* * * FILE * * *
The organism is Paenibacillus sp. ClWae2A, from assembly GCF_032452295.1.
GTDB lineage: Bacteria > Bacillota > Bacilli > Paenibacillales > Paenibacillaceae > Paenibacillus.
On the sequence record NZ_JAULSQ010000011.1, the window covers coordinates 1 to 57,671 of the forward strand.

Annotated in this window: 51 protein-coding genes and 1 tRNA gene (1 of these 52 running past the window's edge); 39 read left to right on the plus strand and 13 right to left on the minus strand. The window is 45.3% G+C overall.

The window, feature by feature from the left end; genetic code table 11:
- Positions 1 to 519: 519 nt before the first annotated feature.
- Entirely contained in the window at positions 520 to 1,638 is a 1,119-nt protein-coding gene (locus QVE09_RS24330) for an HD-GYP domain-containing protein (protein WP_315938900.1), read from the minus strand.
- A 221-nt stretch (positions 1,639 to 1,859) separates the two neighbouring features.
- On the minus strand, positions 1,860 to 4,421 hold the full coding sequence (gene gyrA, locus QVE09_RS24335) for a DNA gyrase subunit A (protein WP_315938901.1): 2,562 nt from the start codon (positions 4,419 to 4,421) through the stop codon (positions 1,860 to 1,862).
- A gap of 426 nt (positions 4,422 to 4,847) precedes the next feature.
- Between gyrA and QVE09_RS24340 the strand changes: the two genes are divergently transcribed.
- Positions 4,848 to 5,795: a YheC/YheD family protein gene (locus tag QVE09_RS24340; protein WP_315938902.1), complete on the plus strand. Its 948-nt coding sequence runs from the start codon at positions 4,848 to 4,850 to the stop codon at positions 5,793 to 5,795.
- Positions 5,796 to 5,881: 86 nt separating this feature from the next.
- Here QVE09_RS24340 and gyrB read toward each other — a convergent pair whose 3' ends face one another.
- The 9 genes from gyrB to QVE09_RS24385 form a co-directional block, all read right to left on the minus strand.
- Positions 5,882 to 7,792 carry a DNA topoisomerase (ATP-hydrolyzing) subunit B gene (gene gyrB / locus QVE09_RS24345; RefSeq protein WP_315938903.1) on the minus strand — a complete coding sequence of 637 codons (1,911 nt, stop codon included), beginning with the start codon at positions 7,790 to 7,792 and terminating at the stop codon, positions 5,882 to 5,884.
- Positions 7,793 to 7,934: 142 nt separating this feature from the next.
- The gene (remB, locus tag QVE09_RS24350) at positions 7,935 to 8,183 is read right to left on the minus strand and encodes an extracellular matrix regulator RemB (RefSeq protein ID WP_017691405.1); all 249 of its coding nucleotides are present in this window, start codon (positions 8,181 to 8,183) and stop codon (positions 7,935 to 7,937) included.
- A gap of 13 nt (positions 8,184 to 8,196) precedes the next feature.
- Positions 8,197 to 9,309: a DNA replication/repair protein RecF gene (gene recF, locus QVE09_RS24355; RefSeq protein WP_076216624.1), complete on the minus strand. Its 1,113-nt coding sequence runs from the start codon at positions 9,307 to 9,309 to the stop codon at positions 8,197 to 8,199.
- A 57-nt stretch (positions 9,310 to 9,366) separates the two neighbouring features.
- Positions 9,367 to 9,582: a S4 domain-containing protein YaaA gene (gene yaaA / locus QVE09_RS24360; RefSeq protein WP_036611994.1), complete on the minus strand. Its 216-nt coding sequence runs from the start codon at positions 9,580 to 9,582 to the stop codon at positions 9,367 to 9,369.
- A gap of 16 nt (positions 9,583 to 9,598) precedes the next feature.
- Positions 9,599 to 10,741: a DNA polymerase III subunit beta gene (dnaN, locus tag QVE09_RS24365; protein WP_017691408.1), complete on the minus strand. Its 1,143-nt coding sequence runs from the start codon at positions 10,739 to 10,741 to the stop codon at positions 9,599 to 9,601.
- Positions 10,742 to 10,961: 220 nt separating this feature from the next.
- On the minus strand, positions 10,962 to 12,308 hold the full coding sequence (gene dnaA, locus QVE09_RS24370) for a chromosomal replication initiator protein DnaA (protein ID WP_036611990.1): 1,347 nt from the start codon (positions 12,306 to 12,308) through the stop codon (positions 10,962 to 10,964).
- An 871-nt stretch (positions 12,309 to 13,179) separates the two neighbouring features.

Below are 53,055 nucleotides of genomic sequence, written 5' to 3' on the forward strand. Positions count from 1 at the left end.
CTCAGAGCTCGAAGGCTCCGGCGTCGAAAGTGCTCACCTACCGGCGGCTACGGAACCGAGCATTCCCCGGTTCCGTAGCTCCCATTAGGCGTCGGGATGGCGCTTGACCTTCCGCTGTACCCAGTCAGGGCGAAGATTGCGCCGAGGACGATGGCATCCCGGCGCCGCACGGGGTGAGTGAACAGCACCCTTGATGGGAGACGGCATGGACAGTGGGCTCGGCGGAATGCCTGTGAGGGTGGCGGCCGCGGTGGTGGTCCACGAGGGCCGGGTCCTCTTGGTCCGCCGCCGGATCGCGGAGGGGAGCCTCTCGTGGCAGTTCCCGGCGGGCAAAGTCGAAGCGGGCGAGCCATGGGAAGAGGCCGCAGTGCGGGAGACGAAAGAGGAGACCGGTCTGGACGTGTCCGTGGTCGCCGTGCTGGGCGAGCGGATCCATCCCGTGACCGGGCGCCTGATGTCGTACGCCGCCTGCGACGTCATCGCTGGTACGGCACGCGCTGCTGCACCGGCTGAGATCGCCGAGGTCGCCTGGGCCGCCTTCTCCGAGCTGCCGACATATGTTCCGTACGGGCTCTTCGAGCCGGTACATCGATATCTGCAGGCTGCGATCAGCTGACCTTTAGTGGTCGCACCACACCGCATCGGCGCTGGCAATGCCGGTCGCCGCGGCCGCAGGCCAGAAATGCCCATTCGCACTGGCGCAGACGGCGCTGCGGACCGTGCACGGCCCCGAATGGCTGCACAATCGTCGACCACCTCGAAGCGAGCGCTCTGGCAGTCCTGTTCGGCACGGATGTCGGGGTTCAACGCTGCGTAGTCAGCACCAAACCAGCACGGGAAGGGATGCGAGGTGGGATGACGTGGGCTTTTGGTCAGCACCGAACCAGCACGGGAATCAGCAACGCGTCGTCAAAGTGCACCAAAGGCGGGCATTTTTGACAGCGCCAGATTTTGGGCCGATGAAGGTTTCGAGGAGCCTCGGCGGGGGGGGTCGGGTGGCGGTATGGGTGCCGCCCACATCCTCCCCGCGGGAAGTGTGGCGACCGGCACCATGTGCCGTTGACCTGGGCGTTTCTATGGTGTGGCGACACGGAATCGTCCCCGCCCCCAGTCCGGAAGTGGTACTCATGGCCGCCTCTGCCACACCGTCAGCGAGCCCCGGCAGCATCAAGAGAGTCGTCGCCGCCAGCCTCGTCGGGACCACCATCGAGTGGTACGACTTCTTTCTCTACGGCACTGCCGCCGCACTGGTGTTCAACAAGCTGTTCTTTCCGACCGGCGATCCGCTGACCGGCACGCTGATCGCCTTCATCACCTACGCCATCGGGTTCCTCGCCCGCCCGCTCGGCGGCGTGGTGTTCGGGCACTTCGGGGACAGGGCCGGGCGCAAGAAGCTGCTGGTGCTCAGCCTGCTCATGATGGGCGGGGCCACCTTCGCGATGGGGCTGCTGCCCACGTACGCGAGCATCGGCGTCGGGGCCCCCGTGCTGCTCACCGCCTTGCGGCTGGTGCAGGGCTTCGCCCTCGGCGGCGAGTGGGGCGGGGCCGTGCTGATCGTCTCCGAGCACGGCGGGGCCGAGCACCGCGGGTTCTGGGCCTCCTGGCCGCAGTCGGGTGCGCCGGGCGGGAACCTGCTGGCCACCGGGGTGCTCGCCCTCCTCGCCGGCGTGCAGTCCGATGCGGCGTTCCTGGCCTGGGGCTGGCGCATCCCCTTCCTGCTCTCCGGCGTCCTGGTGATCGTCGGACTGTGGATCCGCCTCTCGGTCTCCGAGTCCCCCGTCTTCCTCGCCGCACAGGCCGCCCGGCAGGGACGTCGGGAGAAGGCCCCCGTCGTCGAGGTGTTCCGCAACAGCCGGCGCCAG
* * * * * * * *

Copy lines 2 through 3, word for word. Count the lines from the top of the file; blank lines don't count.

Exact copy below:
GTDB lineage: Bacteria > Bacillota > Bacilli > Paenibacillales > Paenibacillaceae > Paenibacillus.
On the sequence record NZ_JAULSQ010000011.1, the window covers coordinates 1 to 57,671 of the forward strand.